The first color of green appears around the spring pond in the form of fresh, new watercress. One entire corner of the clear-water pond is completely covered by a thick bed of beautiful green cress. The first taste of watercress is the first taste of spring. The sharpness of that first bite wakes up my senses, but the flavor comes through only after chewing a few pieces.
The pond was a nice place to pause and absorb an early spring scene: water striders sliding across the still water like they were on glass. Often I see these strange water insects in groups of 20 or more. They search the surface of the still water for tiny insects to eat, and they communicate with each other by the ripples they make on water. Their middle legs are for rowing, and their hind legs are for steering. It’s fun to watch them skip across the water. Water striders can be found anywhere there is a fresh water pond or stream in the United States.
The peaceful mourning doves have been courting in the valley, and their sweet, mournful calls remind me of peaceful, melancholy evenings in mid-summer. “Coo-ah, coo, coo, coo.” At last count there are 11 mourning doves that visit the feeders. I hope most of them stay around and spend the summer with me. There’s nothing that sets a peaceful mood like the calls of the doves.
The days have been warmer than you’d expect for the third week of February, with temperatures around 35 to 40 degrees. An inch or so of snow came Wednesday night, and the trees looked like they’d been dusted white. I heard a thud while sweeping snow off the back porch. A pretty male cardinal had flown into a window and was sitting in the snow under the window he had just struck, dazed to the world. I gently placed him under my shirt to keep him warm so he wouldn’t go into shock. After about 10 minutes, he began to move around, so I caught him and pulled him out, then slowly opened my hand flat. Often the bird will just lie there, but when he realized he was free to go, he promptly flew up to a nearby limb, roused his feathers back into place and flew away.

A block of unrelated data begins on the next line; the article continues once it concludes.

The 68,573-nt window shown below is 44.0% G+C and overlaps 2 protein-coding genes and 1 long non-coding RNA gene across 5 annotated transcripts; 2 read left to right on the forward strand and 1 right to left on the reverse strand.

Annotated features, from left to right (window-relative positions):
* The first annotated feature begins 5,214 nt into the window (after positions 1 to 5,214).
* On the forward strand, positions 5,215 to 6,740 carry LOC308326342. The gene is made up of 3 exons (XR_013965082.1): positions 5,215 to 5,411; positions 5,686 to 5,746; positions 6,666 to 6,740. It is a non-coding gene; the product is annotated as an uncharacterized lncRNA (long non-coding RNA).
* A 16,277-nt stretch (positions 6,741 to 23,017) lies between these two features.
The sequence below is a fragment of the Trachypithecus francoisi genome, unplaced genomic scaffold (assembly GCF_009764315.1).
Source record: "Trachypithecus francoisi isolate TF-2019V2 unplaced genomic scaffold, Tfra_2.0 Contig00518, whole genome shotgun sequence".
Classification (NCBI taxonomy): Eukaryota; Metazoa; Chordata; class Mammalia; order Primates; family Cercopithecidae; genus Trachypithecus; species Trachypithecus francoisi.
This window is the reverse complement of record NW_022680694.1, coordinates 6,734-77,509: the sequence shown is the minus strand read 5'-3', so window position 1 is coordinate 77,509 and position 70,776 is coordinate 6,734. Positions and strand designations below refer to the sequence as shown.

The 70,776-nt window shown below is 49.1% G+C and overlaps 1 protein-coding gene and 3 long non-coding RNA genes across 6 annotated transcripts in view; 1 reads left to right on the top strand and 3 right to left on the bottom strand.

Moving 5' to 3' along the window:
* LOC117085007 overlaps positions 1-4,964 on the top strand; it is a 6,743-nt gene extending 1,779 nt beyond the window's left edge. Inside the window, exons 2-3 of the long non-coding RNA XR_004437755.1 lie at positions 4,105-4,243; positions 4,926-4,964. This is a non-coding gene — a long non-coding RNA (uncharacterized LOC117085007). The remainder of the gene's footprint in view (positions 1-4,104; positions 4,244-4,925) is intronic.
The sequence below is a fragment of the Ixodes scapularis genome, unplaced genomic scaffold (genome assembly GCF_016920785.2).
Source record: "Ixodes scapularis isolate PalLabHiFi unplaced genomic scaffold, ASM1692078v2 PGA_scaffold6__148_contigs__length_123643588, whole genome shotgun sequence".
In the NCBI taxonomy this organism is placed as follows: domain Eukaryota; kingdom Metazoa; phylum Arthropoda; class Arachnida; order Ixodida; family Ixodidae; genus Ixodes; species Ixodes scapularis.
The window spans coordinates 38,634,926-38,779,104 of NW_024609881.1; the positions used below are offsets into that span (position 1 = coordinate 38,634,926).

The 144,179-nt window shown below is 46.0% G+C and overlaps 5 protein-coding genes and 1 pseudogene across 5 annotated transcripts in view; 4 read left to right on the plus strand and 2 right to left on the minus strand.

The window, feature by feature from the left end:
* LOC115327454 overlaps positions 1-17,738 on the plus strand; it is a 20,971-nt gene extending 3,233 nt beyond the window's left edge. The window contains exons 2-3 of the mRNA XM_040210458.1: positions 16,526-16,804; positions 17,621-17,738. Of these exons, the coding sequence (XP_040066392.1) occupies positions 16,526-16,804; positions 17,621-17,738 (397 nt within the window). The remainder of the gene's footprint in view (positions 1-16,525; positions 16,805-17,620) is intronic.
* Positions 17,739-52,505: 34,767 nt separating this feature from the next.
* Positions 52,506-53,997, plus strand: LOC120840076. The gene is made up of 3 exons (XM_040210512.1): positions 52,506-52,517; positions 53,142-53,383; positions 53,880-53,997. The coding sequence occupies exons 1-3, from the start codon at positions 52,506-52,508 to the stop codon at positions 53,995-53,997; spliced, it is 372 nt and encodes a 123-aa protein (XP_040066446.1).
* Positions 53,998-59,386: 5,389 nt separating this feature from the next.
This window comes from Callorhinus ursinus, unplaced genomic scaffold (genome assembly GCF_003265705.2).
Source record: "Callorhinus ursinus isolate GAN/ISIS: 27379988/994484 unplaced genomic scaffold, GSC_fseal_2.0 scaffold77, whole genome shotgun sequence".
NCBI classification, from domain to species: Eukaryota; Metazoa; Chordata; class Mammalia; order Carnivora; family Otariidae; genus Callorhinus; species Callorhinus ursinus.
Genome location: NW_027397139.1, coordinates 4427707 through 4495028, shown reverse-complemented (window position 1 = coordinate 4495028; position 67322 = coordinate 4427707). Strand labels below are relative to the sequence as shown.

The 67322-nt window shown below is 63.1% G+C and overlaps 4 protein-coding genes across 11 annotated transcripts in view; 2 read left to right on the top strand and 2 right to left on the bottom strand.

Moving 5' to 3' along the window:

There has been a little sharp-shinned hawk hanging around the yard from time to time the past few days. When it comes to catching little birds, they’re the best there is. Two or three times a day this one tries to ambush the birds at the bird feeder, but he’s not fast enough to catch a bird before they all dive into a nearby brush pile. I haven’t seen him catch a bird yet, but I’ve been able to get a pretty good look at him. He’s very handsome with steel blue back and wings contrasted to blush breast feathers. Dark red eyes indicate he’s an adult, a trait similar to all three members of this family of short-winged hawks known as accipiters. The other two family members are the larger Cooper’s hawk and the larger still goshawk.
The little sharpie is about the same size as a kestrel or blue jay and is able to catch birds as small as chickadees and warblers. It’s always a treat to see one of these little Mighty-mites of the hawk world, and they are as welcome here as any of the other wild birds.
A raccoon and an opossum were out and about in the night. They left their tracks in the snow around the house and shed. The coon’s tracks led up the back steps where he paused to sniff under the screen door. He also made a couple of trips around the car in the driveway before ambling off towards the creek.
The half dozen gray squirrels I see each day are probably males. The female squirrels are tucked away in their nests inside a hollow tree limb somewhere, taking care of their newly born baby squirrels. Gray squirrels can live up to 15 years and have two litters of young a year. She will give birth to 3-5 naked, blind babies that will be weaned in about two months. That’s about the time I start seeing young squirrels in the tree branches.
Sunday morning I heard the return of the first sandhill crane just before sun up. I knew there wasn’t time to run to the house for the camera, so I just stood there, watching the single crane as he flew over the house. Hopefully, more cranes will return to the Kickapoo Valley in the next couple of days. Their return is an event I look forward to every spring, and it seems to be happening a little earlier each year.
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